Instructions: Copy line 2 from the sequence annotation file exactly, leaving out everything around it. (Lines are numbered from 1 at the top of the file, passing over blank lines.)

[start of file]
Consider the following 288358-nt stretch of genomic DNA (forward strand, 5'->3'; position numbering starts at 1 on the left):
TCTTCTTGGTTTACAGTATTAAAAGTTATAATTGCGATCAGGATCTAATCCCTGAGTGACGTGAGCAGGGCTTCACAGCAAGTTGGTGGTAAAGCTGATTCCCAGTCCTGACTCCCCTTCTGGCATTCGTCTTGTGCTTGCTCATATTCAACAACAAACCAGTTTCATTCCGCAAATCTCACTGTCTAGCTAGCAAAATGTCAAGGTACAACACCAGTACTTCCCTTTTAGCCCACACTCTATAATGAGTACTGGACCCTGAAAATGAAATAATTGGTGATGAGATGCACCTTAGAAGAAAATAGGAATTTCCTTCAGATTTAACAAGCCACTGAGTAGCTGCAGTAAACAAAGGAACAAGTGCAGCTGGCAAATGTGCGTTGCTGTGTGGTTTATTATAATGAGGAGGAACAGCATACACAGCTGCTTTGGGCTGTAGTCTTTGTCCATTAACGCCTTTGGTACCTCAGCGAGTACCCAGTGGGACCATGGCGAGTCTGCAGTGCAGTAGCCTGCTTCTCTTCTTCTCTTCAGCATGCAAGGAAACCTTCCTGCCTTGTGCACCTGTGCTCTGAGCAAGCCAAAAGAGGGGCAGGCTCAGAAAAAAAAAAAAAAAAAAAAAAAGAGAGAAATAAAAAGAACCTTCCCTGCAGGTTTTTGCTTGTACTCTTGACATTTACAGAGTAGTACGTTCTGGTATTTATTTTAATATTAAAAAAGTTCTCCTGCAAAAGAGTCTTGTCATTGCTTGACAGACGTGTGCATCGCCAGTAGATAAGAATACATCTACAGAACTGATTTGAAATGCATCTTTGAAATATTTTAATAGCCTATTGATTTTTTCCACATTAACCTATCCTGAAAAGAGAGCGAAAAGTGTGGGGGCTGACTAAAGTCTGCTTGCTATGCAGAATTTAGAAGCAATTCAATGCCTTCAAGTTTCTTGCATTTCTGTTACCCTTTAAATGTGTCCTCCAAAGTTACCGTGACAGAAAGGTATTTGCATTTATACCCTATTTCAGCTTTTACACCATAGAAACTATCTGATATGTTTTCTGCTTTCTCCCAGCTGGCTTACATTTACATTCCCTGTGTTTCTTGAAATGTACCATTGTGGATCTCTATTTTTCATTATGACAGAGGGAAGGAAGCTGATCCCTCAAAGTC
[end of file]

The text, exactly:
TCTTCTTGGTTTACAGTATTAAAAGTTATAATTGCGATCAGGATCTAATCCCTGAGTGACGTGAGCAGGGCTTCACAGCAAGTTGGTGGTAAAGCTGATTCCCAGTCCTGACTCCCCTTCTGGCATTCGTCTTGTGCTTGCTCATATTCAACAACAAACCAGTTTCATTCCGCAAATCTCACTGTCTAGCTAGCAAAATGTCAAGGTACAACACCAGTACTTCCCTTTTAGCCCACACTCTATAATGAGTACTGGACCCTGAAAATGAAATAATTGGTGATGAGATGCACCTTAGAAGAAAATAGGAATTTCCTTCAGATTTAACAAGCCACTGAGTAGCTGCAGTAAACAAAGGAACAAGTGCAGCTGGCAAATGTGCGTTGCTGTGTGGTTTATTATAATGAGGAGGAACAGCATACACAGCTGCTTTGGGCTGTAGTCTTTGTCCATTAACGCCTTTGGTACCTCAGCGAGTACCCAGTGGGACCATGGCGAGTCTGCAGTGCAGTAGCCTGCTTCTCTTCTTCTCTTCAGCATGCAAGGAAACCTTCCTGCCTTGTGCACCTGTGCTCTGAGCAAGCCAAAAGAGGGGCAGGCTCAGAAAAAAAAAAAAAAAAAAAAAAAGAGAGAAATAAAAAGAACCTTCCCTGCAGGTTTTTGCTTGTACTCTTGACATTTACAGAGTAGTACGTTCTGGTATTTATTTTAATATTAAAAAAGTTCTCCTGCAAAAGAGTCTTGTCATTGCTTGACAGACGTGTGCATCGCCAGTAGATAAGAATACATCTACAGAACTGATTTGAAATGCATCTTTGAAATATTTTAATAGCCTATTGATTTTTTCCACATTAACCTATCCTGAAAAGAGAGCGAAAAGTGTGGGGGCTGACTAAAGTCTGCTTGCTATGCAGAATTTAGAAGCAATTCAATGCCTTCAAGTTTCTTGCATTTCTGTTACCCTTTAAATGTGTCCTCCAAAGTTACCGTGACAGAAAGGTATTTGCATTTATACCCTATTTCAGCTTTTACACCATAGAAACTATCTGATATGTTTTCTGCTTTCTCCCAGCTGGCTTACATTTACATTCCCTGTGTTTCTTGAAATGTACCATTGTGGATCTCTATTTTTCATTATGACAGAGGGAAGGAAGCTGATCCCTCAAAGTC